Geologists and paleontologists in the 19th and early 20th centuries uncovered evidence of massive climatic changes taking place before the Pleistocene—that is, before some 2.6 million years ago. For example, red beds indicated aridity in regions that are now humid (e.g., England and New England), whereas fossils of coal-swamp plants and reef corals indicated that tropical climates once occurred at present-day high latitudes in both Europe and North America. Since the late 20th century the development of advanced technologies for dating rocks, together with geochemical techniques and other analytical tools, have revolutionized the understanding of early Earth system history.
The occurrence of multiple epochs in recent Earth history during which continental glaciers, developed at high latitudes, penetrated into northern Europe and eastern North America was recognized by scientists by the late 19th century. Scottish geologist James Croll proposed that recurring variations in orbital eccentricity (the deviation of Earth’s orbit from a perfectly circular path) were responsible for alternating glacial and interglacial periods. Croll’s controversial idea was taken up by Serbian mathematician and astronomer Milutin Milankovitch in the early 20th century. Milankovitch proposed that the mechanism that brought about periods of glaciation was driven by cyclic changes in eccentricity as well as two other orbital parameters: precession (a change in the directional focus of Earth’s axis of rotation) and axial tilt (a change in the inclination of Earth’s axis with respect to the plane of its orbit around the Sun). Orbital variation is now recognized as an important driver of climatic variation throughout Earth’s history (see below Orbital [Milankovitch] variations).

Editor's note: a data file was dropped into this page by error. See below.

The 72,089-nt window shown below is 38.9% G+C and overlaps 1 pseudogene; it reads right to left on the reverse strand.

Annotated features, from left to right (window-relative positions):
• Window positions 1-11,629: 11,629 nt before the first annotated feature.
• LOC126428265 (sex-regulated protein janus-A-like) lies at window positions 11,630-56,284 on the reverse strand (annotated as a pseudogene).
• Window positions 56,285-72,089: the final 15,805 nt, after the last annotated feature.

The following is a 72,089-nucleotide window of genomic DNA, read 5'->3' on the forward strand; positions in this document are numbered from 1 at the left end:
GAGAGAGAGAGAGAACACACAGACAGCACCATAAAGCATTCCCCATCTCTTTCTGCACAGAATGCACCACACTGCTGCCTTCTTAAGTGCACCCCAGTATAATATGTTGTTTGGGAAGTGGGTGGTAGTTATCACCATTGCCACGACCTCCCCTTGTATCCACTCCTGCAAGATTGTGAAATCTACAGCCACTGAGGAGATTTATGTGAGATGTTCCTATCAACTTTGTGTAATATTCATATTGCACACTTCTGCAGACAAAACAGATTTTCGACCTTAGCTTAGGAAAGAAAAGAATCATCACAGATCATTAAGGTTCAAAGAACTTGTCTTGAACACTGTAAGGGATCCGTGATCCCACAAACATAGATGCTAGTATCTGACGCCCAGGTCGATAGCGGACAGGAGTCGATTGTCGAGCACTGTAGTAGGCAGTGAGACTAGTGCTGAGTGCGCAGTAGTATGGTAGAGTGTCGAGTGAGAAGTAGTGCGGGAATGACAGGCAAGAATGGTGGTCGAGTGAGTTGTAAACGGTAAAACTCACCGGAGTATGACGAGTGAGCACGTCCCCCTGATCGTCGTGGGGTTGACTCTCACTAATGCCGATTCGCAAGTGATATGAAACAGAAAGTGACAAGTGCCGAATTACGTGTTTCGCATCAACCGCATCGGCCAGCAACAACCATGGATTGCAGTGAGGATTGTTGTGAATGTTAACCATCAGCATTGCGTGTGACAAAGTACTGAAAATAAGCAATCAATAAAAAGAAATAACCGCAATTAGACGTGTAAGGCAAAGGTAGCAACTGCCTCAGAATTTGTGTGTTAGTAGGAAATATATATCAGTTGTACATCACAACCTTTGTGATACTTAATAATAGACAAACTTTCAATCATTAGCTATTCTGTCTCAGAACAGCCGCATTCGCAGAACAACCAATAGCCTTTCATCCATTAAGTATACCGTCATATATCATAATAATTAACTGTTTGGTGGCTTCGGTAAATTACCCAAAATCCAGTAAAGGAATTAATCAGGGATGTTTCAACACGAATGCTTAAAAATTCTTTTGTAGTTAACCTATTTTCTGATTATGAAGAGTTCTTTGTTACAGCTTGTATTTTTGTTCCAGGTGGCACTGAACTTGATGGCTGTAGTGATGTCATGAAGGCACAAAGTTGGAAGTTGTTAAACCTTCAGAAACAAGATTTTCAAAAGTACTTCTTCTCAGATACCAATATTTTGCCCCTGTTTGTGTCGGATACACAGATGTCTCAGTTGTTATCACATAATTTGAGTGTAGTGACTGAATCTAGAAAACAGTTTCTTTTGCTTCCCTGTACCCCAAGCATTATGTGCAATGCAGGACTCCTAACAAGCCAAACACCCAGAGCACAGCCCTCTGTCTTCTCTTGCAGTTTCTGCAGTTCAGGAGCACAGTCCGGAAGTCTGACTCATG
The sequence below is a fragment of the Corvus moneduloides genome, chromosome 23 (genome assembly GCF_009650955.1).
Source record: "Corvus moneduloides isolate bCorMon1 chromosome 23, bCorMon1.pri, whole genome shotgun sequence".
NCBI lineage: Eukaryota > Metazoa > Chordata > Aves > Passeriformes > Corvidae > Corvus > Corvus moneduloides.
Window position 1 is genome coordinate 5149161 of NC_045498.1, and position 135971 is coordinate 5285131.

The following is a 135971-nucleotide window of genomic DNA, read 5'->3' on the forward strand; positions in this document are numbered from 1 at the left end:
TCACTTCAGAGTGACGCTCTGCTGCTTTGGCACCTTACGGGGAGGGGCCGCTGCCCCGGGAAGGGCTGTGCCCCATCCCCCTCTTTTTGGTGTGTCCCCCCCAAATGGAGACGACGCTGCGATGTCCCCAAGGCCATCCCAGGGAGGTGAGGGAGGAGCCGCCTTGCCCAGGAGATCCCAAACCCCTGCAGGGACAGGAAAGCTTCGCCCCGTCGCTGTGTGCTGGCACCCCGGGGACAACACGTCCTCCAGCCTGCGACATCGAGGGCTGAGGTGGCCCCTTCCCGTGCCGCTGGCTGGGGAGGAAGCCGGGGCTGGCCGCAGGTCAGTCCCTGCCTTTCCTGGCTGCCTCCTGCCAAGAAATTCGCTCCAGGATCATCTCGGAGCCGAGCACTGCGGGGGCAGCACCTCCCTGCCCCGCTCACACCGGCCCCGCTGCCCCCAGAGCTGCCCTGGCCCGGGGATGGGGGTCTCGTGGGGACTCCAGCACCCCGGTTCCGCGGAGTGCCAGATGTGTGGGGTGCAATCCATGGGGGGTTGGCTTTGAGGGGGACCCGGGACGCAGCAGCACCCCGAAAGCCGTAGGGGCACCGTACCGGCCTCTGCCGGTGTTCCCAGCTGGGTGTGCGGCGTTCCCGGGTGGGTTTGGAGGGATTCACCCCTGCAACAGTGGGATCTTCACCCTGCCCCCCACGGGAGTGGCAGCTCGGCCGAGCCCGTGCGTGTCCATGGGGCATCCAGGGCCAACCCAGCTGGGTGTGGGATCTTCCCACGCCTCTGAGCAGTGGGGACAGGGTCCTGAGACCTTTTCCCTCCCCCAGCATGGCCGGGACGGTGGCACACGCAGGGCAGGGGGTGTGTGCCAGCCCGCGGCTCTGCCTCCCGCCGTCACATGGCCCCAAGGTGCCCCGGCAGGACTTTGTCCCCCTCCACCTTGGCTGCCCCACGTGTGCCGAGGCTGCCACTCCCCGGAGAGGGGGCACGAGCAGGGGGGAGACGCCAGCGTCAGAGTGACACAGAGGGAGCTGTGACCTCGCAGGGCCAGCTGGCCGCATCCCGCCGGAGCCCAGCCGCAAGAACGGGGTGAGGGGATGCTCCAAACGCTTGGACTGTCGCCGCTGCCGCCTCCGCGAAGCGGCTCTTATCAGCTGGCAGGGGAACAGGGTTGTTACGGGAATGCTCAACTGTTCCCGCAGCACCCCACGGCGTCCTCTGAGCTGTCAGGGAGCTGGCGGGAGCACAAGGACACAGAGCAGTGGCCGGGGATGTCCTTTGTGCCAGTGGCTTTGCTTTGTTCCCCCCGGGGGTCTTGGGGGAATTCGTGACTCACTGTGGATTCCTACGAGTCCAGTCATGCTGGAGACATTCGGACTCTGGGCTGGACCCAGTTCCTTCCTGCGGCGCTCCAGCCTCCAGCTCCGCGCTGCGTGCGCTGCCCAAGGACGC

Note* All this information was collected from the Encyclopedia Brittanicca.Follow this link… https://www.britannica.com/science/climate-change